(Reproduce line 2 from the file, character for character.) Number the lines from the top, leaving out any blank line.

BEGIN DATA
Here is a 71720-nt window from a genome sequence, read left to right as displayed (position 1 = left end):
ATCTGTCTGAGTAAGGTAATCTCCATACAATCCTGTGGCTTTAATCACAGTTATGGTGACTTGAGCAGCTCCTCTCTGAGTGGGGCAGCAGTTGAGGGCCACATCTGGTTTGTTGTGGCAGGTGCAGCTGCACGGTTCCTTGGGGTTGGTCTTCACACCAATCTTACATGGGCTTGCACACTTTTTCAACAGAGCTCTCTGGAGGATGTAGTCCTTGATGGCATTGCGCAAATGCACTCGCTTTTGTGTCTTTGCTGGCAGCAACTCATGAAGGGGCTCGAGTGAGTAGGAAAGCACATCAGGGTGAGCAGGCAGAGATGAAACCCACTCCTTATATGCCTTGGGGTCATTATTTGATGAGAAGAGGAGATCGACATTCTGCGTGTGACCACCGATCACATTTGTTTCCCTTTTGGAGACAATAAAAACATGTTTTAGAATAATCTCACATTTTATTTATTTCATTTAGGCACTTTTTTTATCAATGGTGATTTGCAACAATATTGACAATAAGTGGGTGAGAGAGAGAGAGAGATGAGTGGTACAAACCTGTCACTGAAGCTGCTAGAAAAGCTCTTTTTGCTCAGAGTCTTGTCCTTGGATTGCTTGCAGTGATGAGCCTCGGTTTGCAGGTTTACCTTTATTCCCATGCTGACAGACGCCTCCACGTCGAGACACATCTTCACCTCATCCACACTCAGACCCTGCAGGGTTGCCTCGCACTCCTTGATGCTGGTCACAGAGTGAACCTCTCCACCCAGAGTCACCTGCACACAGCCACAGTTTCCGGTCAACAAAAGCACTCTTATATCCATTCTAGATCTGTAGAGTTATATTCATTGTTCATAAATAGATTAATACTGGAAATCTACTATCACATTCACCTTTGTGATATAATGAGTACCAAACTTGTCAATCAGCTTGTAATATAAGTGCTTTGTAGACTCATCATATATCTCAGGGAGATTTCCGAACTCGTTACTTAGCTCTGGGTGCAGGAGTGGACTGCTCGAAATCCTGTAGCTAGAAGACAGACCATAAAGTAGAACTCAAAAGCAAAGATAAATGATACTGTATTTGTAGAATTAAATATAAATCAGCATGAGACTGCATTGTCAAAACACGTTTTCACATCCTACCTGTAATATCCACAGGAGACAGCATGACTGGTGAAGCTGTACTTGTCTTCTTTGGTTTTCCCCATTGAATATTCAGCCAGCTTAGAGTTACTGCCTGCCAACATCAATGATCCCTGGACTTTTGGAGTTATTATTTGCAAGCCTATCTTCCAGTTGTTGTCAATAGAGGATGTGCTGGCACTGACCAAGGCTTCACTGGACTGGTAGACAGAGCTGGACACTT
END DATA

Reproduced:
ATCTGTCTGAGTAAGGTAATCTCCATACAATCCTGTGGCTTTAATCACAGTTATGGTGACTTGAGCAGCTCCTCTCTGAGTGGGGCAGCAGTTGAGGGCCACATCTGGTTTGTTGTGGCAGGTGCAGCTGCACGGTTCCTTGGGGTTGGTCTTCACACCAATCTTACATGGGCTTGCACACTTTTTCAACAGAGCTCTCTGGAGGATGTAGTCCTTGATGGCATTGCGCAAATGCACTCGCTTTTGTGTCTTTGCTGGCAGCAACTCATGAAGGGGCTCGAGTGAGTAGGAAAGCACATCAGGGTGAGCAGGCAGAGATGAAACCCACTCCTTATATGCCTTGGGGTCATTATTTGATGAGAAGAGGAGATCGACATTCTGCGTGTGACCACCGATCACATTTGTTTCCCTTTTGGAGACAATAAAAACATGTTTTAGAATAATCTCACATTTTATTTATTTCATTTAGGCACTTTTTTTATCAATGGTGATTTGCAACAATATTGACAATAAGTGGGTGAGAGAGAGAGAGAGATGAGTGGTACAAACCTGTCACTGAAGCTGCTAGAAAAGCTCTTTTTGCTCAGAGTCTTGTCCTTGGATTGCTTGCAGTGATGAGCCTCGGTTTGCAGGTTTACCTTTATTCCCATGCTGACAGACGCCTCCACGTCGAGACACATCTTCACCTCATCCACACTCAGACCCTGCAGGGTTGCCTCGCACTCCTTGATGCTGGTCACAGAGTGAACCTCTCCACCCAGAGTCACCTGCACACAGCCACAGTTTCCGGTCAACAAAAGCACTCTTATATCCATTCTAGATCTGTAGAGTTATATTCATTGTTCATAAATAGATTAATACTGGAAATCTACTATCACATTCACCTTTGTGATATAATGAGTACCAAACTTGTCAATCAGCTTGTAATATAAGTGCTTTGTAGACTCATCATATATCTCAGGGAGATTTCCGAACTCGTTACTTAGCTCTGGGTGCAGGAGTGGACTGCTCGAAATCCTGTAGCTAGAAGACAGACCATAAAGTAGAACTCAAAAGCAAAGATAAATGATACTGTATTTGTAGAATTAAATATAAATCAGCATGAGACTGCATTGTCAAAACACGTTTTCACATCCTACCTGTAATATCCACAGGAGACAGCATGACTGGTGAAGCTGTACTTGTCTTCTTTGGTTTTCCCCATTGAATATTCAGCCAGCTTAGAGTTACTGCCTGCCAACATCAATGATCCCTGGACTTTTGGAGTTATTATTTGCAAGCCTATCTTCCAGTTGTTGTCAATAGAGGATGTGCTGGCACTGACCAAGGCTTCACTGGACTGGTAGACAGAGCTGGACACTT